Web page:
However, by and large, the people that government agencies are seeking to help are too busy serving their clients and trying to make a living to show up and talk to the government! It’s truly stunning how much of these government funded, which is to say YOU funded, projects boil down to a bunch of mid-level bureaucrats in conference rooms talking to one another. “Jim, that was a great lunch. Now let’s talk about next time we are going to get together.”

The opinion of a single private sector representative is more valuable than that of 16 government workers. It is also about that rare.

In my years, I have organized lots of interviews, focus groups and surveys, and in every project the opinion of a single private sector representative is more valuable than that of 16 government workers, and it is also about that rare. To use an example from a recent project, the company I work for set up a series of focus groups with small businesses. The attendance was paltry in general. At one particular meeting, the one person who showed up was a representative from the US Equal Opportunity Office. His opinions represented the norms of an average business owner about as well as a butcher represents the opinions of a cow.

After crunching all the data, summarizing all the focus groups, and looking up all the best practices the client is left with a report that highlights the opportunities the agency has to really help the public. There is a network of government employees, supported by a small cadre of private sector representatives, who want this initiative to work. In the best of circumstances, those private sector business are willing to pony up some dough to keep the ball rolling. In the worst of circumstances the wheels start churning. “Well, this is going to be expensive. I wonder where we can get some money to fund it…I know. Taxes!”

Once the taxation route is taken, it is not long until those programs become ends unto themselves. They must be protected against any threat of reallocation or downsizing. This is all for the good of the citizens, mind you, because government cannot make a profit and therefore is free from the sinful temptations of the private sector. Remember Bastiat’s words, they possess “intelligence and virtues that place them beyond and above mankind.”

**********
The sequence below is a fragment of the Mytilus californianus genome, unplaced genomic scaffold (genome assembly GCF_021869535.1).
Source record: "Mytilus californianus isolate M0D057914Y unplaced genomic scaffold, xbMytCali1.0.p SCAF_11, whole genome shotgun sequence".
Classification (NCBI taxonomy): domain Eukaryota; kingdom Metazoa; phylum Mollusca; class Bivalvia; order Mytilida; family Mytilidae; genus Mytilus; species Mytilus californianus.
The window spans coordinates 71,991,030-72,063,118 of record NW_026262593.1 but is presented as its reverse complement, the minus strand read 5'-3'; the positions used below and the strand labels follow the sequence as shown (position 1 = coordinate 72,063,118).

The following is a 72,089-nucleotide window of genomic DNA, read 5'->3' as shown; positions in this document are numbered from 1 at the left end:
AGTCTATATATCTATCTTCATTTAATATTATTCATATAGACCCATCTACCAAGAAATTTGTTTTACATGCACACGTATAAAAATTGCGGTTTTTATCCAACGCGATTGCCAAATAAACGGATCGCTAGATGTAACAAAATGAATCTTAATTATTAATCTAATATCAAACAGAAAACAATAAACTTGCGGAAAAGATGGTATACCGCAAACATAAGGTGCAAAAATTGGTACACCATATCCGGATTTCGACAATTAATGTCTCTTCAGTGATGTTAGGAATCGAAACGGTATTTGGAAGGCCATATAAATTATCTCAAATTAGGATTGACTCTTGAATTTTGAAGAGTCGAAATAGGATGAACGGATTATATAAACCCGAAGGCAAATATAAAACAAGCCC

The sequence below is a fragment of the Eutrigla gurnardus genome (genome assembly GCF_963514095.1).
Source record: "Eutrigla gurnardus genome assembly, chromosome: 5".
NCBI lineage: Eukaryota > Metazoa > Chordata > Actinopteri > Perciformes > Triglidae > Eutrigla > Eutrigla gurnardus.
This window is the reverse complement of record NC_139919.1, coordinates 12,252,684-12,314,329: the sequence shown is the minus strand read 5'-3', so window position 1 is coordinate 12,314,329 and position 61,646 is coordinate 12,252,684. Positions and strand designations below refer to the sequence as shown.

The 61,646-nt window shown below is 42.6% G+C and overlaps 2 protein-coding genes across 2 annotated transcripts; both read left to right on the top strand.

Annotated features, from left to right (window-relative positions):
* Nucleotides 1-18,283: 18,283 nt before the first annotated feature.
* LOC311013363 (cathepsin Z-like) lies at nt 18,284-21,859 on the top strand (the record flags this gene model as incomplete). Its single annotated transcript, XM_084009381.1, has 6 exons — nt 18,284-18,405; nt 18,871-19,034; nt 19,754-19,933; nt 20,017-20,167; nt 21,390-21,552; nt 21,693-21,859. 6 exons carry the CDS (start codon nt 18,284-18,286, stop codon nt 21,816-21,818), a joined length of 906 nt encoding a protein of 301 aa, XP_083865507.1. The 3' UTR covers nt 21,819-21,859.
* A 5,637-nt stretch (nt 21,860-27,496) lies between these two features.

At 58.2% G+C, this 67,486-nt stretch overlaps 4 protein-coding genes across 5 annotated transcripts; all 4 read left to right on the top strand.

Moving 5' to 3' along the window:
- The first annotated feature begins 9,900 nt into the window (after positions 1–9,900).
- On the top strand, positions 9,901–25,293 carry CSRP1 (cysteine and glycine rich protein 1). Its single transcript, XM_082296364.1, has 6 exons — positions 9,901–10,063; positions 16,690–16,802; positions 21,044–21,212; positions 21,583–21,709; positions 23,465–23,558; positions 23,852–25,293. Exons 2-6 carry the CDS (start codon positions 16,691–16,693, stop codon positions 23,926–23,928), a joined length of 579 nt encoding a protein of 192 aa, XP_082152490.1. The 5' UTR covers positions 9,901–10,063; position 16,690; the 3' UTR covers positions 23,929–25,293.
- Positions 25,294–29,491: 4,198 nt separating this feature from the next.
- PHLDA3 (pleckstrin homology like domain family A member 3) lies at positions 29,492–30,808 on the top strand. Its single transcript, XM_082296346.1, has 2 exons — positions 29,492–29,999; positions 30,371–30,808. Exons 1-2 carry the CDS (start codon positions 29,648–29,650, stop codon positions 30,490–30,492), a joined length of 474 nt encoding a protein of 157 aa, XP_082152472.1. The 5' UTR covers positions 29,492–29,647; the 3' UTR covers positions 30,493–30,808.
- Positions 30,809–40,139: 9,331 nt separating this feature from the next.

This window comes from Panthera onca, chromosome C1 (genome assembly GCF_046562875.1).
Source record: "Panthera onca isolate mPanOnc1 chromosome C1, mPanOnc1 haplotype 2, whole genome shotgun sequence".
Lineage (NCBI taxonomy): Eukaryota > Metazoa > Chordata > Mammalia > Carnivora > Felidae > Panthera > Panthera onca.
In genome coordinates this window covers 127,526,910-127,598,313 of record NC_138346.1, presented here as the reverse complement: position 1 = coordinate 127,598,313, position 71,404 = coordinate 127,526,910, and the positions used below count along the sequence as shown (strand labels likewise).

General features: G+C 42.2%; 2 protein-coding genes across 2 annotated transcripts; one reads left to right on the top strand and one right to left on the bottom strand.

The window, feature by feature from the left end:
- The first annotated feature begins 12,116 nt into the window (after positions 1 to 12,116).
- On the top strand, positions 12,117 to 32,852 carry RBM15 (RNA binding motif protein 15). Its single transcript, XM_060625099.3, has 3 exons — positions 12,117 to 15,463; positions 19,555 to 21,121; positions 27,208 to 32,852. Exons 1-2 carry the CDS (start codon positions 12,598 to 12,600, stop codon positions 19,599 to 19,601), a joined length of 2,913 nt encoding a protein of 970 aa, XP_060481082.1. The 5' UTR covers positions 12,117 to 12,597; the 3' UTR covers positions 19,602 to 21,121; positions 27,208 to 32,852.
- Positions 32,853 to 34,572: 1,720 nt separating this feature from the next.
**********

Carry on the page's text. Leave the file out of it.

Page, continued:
Now I don’t want to overstate my point. I am not an anarcho libertarian. We need government and when government workers are acting as public servants, they have a noble calling. Neither am I opposed to the government seeking to understand the needs of the citizens it serves. Why should market research be limited to the private sector? What I am saying is that if a service is truly needed, it should not be so hard to get people involved to talk about it. Indeed, if it’s so essential we shouldn’t require grants from the Department of Bureaucratic Affairs in order to keep the initiative going?

My least favorite projects to work on are those where there is a large chunk of external money dropped into the coffers of state and local government. In these cases, there is no lever for local citizens to guide (or eliminate) these initiatives. These efforts are most likely to end up self-serving and self-justifying. By contrast, some of the most successful government agencies that I’ve worked with are those that receive voluntary funding directly from the groups that they are serving (think of Chambers of Commerce and workforce training centers that are co-funded by companies). In other words, there is economic proof that they are needed and that they are doing a good job. If they weren’t they would quickly find themselves without a paycheck.

Why, you might ask, if I feel so cynical about government social services projects do I continue to work in this industry? There are two answers to that. One, despite the brokenness of the system, some people do need the services provided by these agencies. In time, I hope Christians will step into these voids to serve the needs of the public but for the time being I’d rather that these things are done inefficiently than not done at all. Second, I am actively working on getting involved in projects that are not so fueled by coercive government funding.